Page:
I worked on creating a paper.li newspaper for my public library service. Paper.li is a link aggregator that produces a page of related items either daily or weekly.  I’ve created paper.li’s for other topics eg. Save libraries and charities. I just find it a useful way of presenting articles, blog posts, photos, videos etc that have been tweeted around a specific theme. It saves people trawling back through a lot of people’s tweets to catch up on the news. I’ll also be running a workshop at some point with my team covering paper.li.

I also investigated the intricacies of Google+; why it’s important and how it can be used for current awareness, discussion and work, etc. I’ll also be running a workshop on this with the team. I like Google+, but I’m not sure how it will affect my use of other social network sites.

Did a bit of tweeting for VFTL.

28 July

Mostly checked emails and responded.

We currently use Internet Explorer 7 in work, which isn’t compatible with some of the newer whizzier websites. This means I have to download Google Chrome instead to use them. So, I downloaded Google Chrome and took a look at Storify.com. Storify allows you to combine Flickr, Twitter, links, videos, text into a narrative format. My library service ran a Children’s Book Festival earlier this year and I tried to put something together to cover this.

Watched a webcast of the Cabinet meeting held on Tuesday, which contained a discussion about the library service.

More VFTL tweets and discussions when I get home.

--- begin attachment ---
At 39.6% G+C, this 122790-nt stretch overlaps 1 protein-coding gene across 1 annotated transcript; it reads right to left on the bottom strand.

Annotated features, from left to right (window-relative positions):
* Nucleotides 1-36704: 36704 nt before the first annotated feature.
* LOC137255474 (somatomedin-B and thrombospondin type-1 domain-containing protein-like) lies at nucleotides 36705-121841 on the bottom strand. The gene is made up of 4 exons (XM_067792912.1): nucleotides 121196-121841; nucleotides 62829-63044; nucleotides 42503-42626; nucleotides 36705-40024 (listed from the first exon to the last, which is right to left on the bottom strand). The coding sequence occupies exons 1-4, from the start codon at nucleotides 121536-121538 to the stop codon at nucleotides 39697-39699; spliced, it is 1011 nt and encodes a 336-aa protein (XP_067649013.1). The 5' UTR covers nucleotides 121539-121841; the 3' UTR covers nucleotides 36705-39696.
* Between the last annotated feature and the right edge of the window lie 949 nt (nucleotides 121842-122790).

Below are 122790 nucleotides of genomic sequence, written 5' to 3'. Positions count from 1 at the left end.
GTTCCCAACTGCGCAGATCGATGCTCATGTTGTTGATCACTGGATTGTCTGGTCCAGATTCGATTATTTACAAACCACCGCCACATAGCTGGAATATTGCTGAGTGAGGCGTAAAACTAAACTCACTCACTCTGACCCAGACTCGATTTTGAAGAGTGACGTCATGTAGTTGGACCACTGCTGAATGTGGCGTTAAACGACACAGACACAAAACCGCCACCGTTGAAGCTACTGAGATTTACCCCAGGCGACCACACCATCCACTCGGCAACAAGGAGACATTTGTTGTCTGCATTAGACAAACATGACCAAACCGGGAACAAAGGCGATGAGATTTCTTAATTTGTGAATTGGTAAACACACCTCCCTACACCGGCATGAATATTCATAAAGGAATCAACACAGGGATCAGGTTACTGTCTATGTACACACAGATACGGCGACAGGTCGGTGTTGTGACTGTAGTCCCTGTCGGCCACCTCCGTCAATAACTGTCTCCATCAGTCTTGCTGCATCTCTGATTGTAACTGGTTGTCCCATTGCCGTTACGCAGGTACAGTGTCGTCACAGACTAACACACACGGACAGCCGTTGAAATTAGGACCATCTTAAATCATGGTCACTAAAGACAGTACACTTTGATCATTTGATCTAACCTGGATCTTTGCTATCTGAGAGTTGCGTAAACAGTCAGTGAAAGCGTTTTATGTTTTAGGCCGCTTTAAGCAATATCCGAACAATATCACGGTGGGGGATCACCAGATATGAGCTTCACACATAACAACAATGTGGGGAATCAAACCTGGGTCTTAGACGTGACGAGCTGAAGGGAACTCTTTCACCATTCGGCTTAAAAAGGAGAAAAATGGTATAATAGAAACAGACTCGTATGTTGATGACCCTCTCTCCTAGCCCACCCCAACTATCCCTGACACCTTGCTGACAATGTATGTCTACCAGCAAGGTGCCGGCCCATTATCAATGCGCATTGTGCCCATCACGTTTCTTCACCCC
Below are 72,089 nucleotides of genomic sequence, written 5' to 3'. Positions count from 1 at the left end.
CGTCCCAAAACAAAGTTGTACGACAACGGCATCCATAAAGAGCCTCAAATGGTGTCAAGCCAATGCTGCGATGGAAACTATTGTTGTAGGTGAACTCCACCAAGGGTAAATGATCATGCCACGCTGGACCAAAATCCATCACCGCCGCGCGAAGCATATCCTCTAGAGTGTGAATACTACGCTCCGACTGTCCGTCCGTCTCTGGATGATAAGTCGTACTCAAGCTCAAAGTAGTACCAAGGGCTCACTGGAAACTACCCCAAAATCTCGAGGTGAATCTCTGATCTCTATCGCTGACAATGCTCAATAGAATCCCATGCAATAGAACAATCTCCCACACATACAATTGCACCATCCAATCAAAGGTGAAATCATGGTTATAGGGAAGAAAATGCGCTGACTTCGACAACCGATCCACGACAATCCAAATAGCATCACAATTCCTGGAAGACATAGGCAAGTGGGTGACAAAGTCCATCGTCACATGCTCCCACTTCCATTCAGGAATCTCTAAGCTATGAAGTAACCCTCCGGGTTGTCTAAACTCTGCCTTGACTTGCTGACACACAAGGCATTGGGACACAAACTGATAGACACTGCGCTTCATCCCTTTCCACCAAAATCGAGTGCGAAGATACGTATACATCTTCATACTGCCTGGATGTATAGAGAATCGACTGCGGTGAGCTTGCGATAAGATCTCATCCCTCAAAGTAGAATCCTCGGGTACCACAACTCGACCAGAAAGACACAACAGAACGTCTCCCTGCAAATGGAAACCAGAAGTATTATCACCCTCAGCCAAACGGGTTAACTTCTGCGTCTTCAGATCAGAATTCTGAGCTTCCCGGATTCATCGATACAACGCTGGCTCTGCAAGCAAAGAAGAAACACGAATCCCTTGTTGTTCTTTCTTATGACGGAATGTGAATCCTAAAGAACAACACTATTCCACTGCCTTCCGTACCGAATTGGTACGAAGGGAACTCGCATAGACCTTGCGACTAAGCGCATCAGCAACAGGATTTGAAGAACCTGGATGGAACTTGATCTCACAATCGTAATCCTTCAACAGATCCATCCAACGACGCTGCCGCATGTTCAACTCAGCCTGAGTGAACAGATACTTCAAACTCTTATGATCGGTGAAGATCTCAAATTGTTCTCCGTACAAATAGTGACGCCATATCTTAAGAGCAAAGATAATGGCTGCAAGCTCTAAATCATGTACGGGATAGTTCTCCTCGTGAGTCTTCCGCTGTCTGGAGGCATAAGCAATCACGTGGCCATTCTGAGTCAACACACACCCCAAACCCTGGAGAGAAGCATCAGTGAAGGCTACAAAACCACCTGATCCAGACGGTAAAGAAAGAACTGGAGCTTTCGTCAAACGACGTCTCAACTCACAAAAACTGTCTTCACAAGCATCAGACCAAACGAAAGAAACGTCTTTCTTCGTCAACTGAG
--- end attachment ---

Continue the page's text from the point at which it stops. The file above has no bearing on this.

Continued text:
29 July

Sat in the park on a lovely sunny morning and put together a VFTL blog post about the new Portsmouth library on my laptop.

Blogging in the sun

Blogging in the sun

Checked emails in work and responded to a list discussion from a librarian in another local authority about Library apps.

I took the time to read (some of it anyway) and discuss the Localism Bill. I feel I need to play a part in these discussions, not only to know what is going on, but to hopefully influence it in some small way and so I can be prepared for the future and the effects this may have on library services.

I booked myself onto CILIP library advocacy event in September.

Stumbled across an article about e-libraries on the Conservative Home site and commented on it, highlighting the fact that public library services need to be seen as a whole and physical libraries shouldn’t suffer because e-libraries services are being developed.

Had my monthly 1-to-1 with my line manager. In this we discussed how my work was progressing; priorities; plans; projects.

Went home and umm…. caught up on a couple of VFTL discussions.

30-31 July

The only library related work I’ll probably do over the weekend is a few VFTL tweets and emails… unless anything major happens – which is always a possibility.

I’ll also be preparing for a local campaign meeting on Tuesday night. Possibly a long day on Tuesday, as I didn’t get home until midnight after the last meeting! If you see me asleep on the train around this time on Tuesday, please wake me up so I don’t miss my stop. Thanks. 🙂

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Future Libraries Programme – Final Report to Governance Board

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At the end of March 2011 the MLA (Museums, Libraries & Archives Council) & LGA (Local Government Association) produced a final report for the “Future Libraries Programme.” Its remit was to review pilot projects that had been running throughout the U.K. as part of the programme to develop public library services. Following on from this best practice in these projects would be disseminated to other library services in the U.K.

The following quotes were taken from the Executive Summary.

“library services can make use of recent evidence about consumer needs and aspirations, while policy priorities such as the Big Society create opportunities for library services to reshape themselves to be fit for purpose for the 21st century”